I try not to get preachy around here. Yes, I like to throw my two cents out there, and sometimes I do get pi$$ed at some people's attitudes and I
comment, but for the most part, I try my best to contribute something positive and/or reasonably logical to a given topic/thread.
Such is the case here. This topic is near and dear to my heart as I'm a member of the LGBT community, and I have gone/am going through therapy. Not
the whacko therapy mentioned in the OP, just regular cognitive behavioral therapy. In fact I have considered becoming a therapist myself, and I have
worked in the mental health sector in the past. In giving my opinion here, I'm going to make an assumption, and I think it's a reasonable one; based
on what I have seen in the posts so far, I don't think anyone who has commented so far identifies as LGBT. If you do, then fine, you haven't stated so
publically, and there's certainly no need for you to out yourself here. I have stated in previous posts that I'm part of the LGBT community, so I'm
not busting out with anything new here. Just giving some context.
Within this context then, I think that I'm well qualified to comment on the topic ( not that the rest of you aren't - you most definitely are by
virtue of being part of the community of ATS ). This doesn't make me an expert or an authority on the subject, and it doesn't mean that my opinion
should matter more than anyone else's.
I'm just saying that direct experience should count for something that may ( or may not ) be missing from people's perspectives who are looking from
the "outside" "in" on this one. I think that's a fair statement.
Ok, first of all, it's tough to want to be a "normal" "well-adjusted" member of society and yet to know from an early age that you are somehow
"different" from "most" people. You see everyone else going about their business, having successful relationships, starting successful careers,
seamlessly fitting into the social arena, while you kind of stand on the sidelines and marvel, "How do they
do that?". You are somehow "out of
step" with everyone else, and yet, you can't quite put your finger on why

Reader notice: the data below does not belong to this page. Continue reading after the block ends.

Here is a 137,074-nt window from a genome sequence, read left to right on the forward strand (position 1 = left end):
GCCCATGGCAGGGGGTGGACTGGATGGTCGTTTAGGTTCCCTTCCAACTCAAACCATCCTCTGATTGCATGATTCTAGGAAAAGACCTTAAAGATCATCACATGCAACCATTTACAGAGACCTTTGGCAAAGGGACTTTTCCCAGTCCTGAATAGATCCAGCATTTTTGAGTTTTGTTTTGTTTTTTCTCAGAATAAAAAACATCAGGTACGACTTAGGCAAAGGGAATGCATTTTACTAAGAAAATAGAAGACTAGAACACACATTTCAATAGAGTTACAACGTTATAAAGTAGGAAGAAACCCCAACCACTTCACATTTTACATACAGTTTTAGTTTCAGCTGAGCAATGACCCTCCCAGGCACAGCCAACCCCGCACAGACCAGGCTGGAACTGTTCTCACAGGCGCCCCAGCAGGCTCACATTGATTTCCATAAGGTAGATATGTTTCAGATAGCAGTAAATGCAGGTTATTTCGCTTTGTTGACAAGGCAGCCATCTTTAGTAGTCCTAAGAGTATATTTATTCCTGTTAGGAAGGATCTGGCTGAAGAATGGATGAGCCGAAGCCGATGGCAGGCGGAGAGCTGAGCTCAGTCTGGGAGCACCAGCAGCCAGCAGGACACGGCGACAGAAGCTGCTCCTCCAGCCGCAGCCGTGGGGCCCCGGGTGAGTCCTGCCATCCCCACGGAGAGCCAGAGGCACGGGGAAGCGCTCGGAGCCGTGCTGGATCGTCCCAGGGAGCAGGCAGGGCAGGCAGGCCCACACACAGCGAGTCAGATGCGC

I grew up in the Midwest...hunting, shooting guns for sport, riding motorcycles, doing all of the "normal" "manly" things that were socially expected
of me. I got married at an early age, and had a beautiful daughter from that marriage. But as soon as I had an epiphany about who and what I truly am,
then my inner world began to crumble, from the inside out - psychologically, spiritually, socially ( yes, old friends dropped me and made fun of me
behind my back when I finally did come out ) - suddenly my whole identity was uncertain, and I turned into a mystery - most of all - to myself. This
state of being led to quite a bit of time where I felt desperate, and I did desperate things in order to try to forge an identity. I did all of the
usual things, substance abuse, partcipated in risky behaviors...I was just trying to bury my head in the sand and avoid having to truly come to terms
with myself and deal with my issues. I tried therapy a couple of times, but I was still abusing substances, so this didn't really help. I tried
meditation. Long story boring, I was lost. For a long time.
Now I'm sober, and I've been in therapy for 2 years, and I'm healthier than I've ever been. I moved to California all alone just to be in a place
where I could "feel like" I fit in and wouldn't be discriminated against. Where I could be myself without fear -psychologically, spirtually, and
I finally came out to my mom last year. My dad died earlier this year, and I felt I could never come out to him, and he never knew. I know he would
have rejected me and judged me, and I kept it a secret from him in order to save HIM
from the pain of having to process it. I have a friend
that has been in my life since I was 3. I just told him last year, and he was cool about it, and I wasn't treated any differently. I'm 47 years old
now. It has taken me all of this time, indeed my whole adult life to get to the healthy place where I am now. Sometimes I grieve for the lost time and
opportunities, but most times I'm just thankful to be where I am NOW.
To be honest, that's a lot more personal than I ever intended to get here.
However, this illustrated my point;
I know why desperate people do desperate things in order to try to "fit in" and be "normal".
To me, it's obvious, and I feel for those men who undertook that route to attempting to adjust and experience self-acceptance.
All that being said, I want to finish with this -
It is no measure of health to be well adjusted to a profoundly sick society.
edit on 29-11-2012 by moonzoo7 because: typo
edit on 29-11-2012 by moonzoo7 because: typo
edit on 29-11-2012
by moonzoo7 because: typo